parents today operate under the assumption that society is more dangerous than when we were kids, when in fact the opposite is true.
Christian began wondering if he could apply this everything-is-connected idea to a larger scale: “I began thinking, Could I teach a course not of Russia but of humanity?” He soon became infatuated with the concept. “I remember the chain of thought,” he said. “I had to do prehistory, so I have to do some archaeology. But to do it seriously, I’m going to talk about how humans evolved, so, yikes, I’m in biology now. I thought: To do it seriously, I have to talk about how mammals evolved, how primates evolved. I have to go back to multicelled organisms, I have to go back to primeval slime. And then I thought: I have to talk about how life was created, how life appeared on earth! I have to talk geology, the history of the planet. And so you can see, this is pushing me back and back and back, until I realized there’s a stopping point — which is the Big Bang.” He paused. “I thought, Boy, would that be exciting to teach a course like this!”
“What this course can do, however it’s taught, is validate big questions” — How did we get here? for instance, or Where are we going? — “that are impossible to even ask within a more silo-ized education.”
True to Christian’s original style, however, the high-school course links insights across subjects into wildly ambitious narratives.
“Most kids experience school as one damn course after another; there’s nothing to build connections between the courses that they take,” says Bob Bain, a professor of history and education at the University of Michigan and an adviser to the Big History Project, who has helped devise much of the curriculum. “The average kid has no way to make sense between what happens with their first-period World History class and their second-period algebra class, third-period gym class, fourth-period literature — it’s all disconnected. It’s like if I were to give you a jigsaw puzzle and throw 500 pieces on the table and say, ‘Oh, by the way, I’m not going to show you the box top as to how they fit together.’ ”
I wonder what this Big History course’s “Learning Outcomes doc” looks like. It would be interesting to compare it to a school’s subject-area divided L.O.s
Ravitch continued: “It begins to be a question of: Is this Bill Gates’s history? And should it be labeled ‘Bill Gates’s History’? Because Bill Gates’s history would be very different from somebody else’s who wasn’t worth $50-60 billion.”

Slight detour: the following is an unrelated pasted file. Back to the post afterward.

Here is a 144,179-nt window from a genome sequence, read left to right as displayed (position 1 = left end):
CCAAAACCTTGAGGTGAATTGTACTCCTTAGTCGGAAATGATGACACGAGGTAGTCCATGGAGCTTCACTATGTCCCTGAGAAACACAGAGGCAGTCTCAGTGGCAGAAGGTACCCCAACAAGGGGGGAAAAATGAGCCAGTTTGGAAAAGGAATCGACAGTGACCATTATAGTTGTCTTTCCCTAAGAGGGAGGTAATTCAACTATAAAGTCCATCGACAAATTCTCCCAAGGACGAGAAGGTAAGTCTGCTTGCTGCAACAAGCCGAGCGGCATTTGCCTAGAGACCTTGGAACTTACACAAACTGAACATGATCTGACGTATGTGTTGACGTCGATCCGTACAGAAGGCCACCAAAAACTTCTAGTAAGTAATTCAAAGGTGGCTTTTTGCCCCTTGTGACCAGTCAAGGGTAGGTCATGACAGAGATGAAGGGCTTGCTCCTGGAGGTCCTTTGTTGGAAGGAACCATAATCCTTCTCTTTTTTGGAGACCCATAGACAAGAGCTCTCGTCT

Wineburg’s deepest concern about the approach was its failure to impart a methodology to students. “What is most pressing for American high-school students right now, in the history-social-studies curriculum, is: How do we read a text? How do we connect our ability to sharpen our intellectual capabilities when we’re evaluating sources and trying to understand human motivation?” he asked. “When we think about history, what are the primary sources of Big History? The original scientific reports of the Big Bang?” Wineburg, who also has developed an electronic history curriculum, scoffed.
Such a powerful post on several fronts. Shows iteration of learning model for daily/weekly structure and phases of deep-learning cycle. In my ever growing catalog of ways to organize learning in school that more closely parallels learning in life, this is a must for the collection.
“Most strategies have sinkholes. Some are obvious; you just need to know what you are looking for. Others develop more slowly, becoming apparent only when it’s too late. The former often come from confusing “strategy” with vision, mission, and purpose statements, or with plans and goals.”
Creating conditions in which the students generate the essential questions that drive curious pursuit of building understanding. Tied to Falconer, “When the questions become the students’ own, so do the answers.”